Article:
Connect the factories of tomorrow, today


If seamless connectivity is the future, then enhanced connectivity is the here and now. Technological developments are already underway in the industrial automation field, distributing intelligence between devices that were previously unintelligent. At the same time, open interfaces like the Open Platform Communications Unified Architecture (OPC UA) bring us one step closer to true device interoperability. Taken together, these developments have broad implications for how we design, deploy and maintain our production systems in an increasingly digital world.

With the right changes, technologies, such as intelligent pneumatic components, Internet of Things (IoT) gateways, and open communication standards, can be the stepping stones to a truly connected future.

Emerging intelligence at the field level
In a typical factory, the production stage consists of various electromechanical components such as linear devices, rotary drives, servomotors and grippers, as well as more complex mechanical systems such as multi-axis Cartesian handling systems. To realize the full vision of Industry 4.0, all relevant data from production processes, including the status of these dumb devices, must be made available in real time. Intelligent components are the prerequisite for the availability of real-time data and play an essential role in the coherent and uniform exchange of information within production processes.

As a testament to improved connectivity, many once-unintelligent components now incorporate IIoT functionality, data processing, and diagnostic capabilities, making them intelligent. These new local functionalities bring multiple advantages in terms of performance to the overall operation, in particular in terms of efficiency and maintenance.

An example of newly distributed field-level intelligence is the Motion Terminal VTEM, the first valve that makes pneumatic functions available through motion applications. Designed with enhanced connectivity in mind, it allows users to easily adapt to changing process parameters in a way that improves production flexibility over wired technologies. It also incorporates smart sensors for control, diagnostic and self-learning tasks, eliminating the need for additional components.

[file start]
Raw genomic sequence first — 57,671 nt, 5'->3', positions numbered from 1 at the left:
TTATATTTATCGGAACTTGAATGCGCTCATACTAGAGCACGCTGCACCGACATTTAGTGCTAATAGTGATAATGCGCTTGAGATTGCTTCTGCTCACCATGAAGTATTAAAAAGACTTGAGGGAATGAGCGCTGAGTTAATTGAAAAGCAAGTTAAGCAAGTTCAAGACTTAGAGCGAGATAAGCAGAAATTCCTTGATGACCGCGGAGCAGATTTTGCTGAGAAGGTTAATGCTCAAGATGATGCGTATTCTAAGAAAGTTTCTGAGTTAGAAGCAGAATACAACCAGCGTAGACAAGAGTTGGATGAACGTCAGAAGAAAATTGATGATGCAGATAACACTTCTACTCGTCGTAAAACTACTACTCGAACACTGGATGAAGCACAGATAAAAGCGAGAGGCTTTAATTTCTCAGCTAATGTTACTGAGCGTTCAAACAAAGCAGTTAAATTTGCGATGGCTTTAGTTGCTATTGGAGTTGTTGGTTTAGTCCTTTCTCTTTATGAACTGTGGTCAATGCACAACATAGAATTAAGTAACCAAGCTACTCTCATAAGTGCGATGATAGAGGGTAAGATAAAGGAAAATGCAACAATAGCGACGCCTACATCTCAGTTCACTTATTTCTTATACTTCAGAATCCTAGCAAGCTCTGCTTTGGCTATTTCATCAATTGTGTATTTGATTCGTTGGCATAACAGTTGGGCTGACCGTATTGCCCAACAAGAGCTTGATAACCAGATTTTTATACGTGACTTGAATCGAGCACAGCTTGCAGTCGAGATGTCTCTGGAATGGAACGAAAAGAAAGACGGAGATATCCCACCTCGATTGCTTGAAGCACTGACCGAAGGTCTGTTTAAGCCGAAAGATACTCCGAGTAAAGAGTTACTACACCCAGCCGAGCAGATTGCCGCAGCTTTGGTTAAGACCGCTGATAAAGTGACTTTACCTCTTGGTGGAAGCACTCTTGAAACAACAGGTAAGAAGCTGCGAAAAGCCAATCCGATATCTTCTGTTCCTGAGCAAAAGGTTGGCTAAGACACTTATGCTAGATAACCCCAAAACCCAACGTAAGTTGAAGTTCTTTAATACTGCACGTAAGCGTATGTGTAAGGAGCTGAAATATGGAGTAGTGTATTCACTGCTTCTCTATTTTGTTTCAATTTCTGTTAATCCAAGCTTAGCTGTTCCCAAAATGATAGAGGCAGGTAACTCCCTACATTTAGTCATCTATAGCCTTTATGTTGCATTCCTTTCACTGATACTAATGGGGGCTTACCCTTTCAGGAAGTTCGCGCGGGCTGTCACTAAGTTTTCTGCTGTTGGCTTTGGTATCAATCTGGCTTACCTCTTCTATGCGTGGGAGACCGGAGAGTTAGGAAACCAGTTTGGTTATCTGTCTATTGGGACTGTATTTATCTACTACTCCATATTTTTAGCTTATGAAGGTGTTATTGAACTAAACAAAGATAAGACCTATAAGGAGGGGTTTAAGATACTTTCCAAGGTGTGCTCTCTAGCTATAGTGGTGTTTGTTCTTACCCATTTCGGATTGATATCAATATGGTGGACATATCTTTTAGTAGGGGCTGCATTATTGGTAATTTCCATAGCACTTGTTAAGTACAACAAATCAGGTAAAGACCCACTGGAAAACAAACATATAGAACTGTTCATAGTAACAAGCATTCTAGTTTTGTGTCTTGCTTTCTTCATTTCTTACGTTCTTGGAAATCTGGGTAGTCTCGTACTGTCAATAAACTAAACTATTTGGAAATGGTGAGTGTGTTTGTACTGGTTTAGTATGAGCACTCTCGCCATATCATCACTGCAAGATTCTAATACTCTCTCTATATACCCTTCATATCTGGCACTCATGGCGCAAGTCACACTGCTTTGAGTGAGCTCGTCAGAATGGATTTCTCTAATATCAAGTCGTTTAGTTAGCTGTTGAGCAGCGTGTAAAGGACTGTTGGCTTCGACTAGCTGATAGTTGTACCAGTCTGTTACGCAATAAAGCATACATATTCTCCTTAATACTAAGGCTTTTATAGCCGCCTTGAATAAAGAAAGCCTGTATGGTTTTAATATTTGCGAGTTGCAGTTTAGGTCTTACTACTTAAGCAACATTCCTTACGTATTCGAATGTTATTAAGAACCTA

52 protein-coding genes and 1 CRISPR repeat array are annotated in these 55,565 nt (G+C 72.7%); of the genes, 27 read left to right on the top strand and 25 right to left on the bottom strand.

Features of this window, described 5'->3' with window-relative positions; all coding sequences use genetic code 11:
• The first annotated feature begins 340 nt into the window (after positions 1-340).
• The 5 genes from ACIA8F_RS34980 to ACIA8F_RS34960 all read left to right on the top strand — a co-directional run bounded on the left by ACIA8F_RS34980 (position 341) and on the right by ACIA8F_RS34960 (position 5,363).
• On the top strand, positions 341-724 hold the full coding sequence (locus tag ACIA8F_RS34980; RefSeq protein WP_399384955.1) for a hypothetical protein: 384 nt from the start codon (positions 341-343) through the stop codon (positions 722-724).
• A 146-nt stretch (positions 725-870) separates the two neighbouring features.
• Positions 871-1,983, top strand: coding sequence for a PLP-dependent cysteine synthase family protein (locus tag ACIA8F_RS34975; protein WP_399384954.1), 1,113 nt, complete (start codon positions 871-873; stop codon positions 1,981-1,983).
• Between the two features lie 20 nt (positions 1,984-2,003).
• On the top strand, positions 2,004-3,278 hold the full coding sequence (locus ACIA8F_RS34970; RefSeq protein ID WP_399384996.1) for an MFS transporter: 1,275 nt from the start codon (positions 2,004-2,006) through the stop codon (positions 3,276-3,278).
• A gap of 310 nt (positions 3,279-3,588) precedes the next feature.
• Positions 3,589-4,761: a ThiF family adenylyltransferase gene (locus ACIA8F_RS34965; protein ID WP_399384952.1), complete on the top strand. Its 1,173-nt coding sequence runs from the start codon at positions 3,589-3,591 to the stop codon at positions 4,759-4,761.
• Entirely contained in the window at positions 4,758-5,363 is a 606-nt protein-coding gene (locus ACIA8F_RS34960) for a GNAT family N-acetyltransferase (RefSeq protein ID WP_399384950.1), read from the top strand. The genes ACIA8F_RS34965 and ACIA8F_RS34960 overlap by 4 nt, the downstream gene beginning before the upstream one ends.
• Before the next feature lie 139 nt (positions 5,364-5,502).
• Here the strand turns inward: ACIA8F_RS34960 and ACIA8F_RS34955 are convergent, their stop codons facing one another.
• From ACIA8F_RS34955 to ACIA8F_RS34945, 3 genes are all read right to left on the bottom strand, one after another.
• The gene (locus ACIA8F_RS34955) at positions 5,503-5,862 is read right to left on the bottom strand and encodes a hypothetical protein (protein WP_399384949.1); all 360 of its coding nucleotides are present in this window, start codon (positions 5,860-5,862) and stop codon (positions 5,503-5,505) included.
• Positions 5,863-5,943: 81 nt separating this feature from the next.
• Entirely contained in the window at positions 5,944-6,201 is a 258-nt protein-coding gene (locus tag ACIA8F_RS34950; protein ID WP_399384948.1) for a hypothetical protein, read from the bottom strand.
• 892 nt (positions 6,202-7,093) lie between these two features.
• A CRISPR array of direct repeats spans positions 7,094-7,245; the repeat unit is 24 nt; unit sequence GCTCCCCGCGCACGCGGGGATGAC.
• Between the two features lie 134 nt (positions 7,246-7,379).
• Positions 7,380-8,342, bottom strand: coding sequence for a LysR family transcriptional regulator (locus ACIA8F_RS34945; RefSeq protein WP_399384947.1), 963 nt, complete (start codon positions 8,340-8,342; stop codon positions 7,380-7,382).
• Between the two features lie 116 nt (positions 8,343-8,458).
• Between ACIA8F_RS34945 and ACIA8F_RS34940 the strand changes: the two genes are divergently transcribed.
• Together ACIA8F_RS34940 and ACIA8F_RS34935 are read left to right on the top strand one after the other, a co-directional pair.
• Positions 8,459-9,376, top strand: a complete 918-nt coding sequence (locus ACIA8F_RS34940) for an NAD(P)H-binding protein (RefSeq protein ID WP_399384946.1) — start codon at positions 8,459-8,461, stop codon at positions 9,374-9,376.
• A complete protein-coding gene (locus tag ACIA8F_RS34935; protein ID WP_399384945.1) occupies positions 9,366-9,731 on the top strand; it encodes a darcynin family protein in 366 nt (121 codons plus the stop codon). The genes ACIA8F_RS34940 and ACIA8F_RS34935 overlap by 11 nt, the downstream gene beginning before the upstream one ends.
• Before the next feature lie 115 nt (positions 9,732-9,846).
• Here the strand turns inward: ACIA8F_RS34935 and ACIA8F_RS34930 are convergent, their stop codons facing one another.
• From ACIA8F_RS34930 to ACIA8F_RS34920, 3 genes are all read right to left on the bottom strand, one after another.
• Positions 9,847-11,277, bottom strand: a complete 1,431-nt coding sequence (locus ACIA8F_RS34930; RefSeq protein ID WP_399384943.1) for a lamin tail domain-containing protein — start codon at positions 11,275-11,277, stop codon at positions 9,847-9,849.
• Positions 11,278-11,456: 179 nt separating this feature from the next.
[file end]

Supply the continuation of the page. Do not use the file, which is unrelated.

The Motion Terminal VTEM offers the functionality of traditional 2/2, 3/2, 4/2 or 4/3 way valves, as well as proportional technology and servo-pneumatic functions. At the same time, users can perform motion tasks using just one type of valve, integrating complex motions, variable positioning, and pre-defined travel time, all in one device. Other smart functions of Motional Terminal VTEM include:

  • Energy efficient applications. The VTEM Motion Terminal includes an ECO Drive motion app that automatically reduces pneumatic energy to the level required for motion. As a result, it keeps power consumption to a minimum for simple motion tasks that do not require additional limit switch force.
  • Leak diagnosis. By detecting leaks at an early stage, Motion Terminal VTEM increases process reliability and productivity. It also reduces unnecessary energy loss.
  • Condition monitoring. With this capability, the VTEM Motion Terminal reduces system lifecycle costs. It also facilitates a faster return on investment (ROI) and makes you more competitive in the market.

Through its combination of traditional valve technology and digital motion applications, the VTEM Motion Terminal replaces more than 50 individual components, while improving manufacturing flexibility, reducing system complexity, and enabling new capabilities of field level data analysis and condition monitoring.

Integration of components with IoT gateways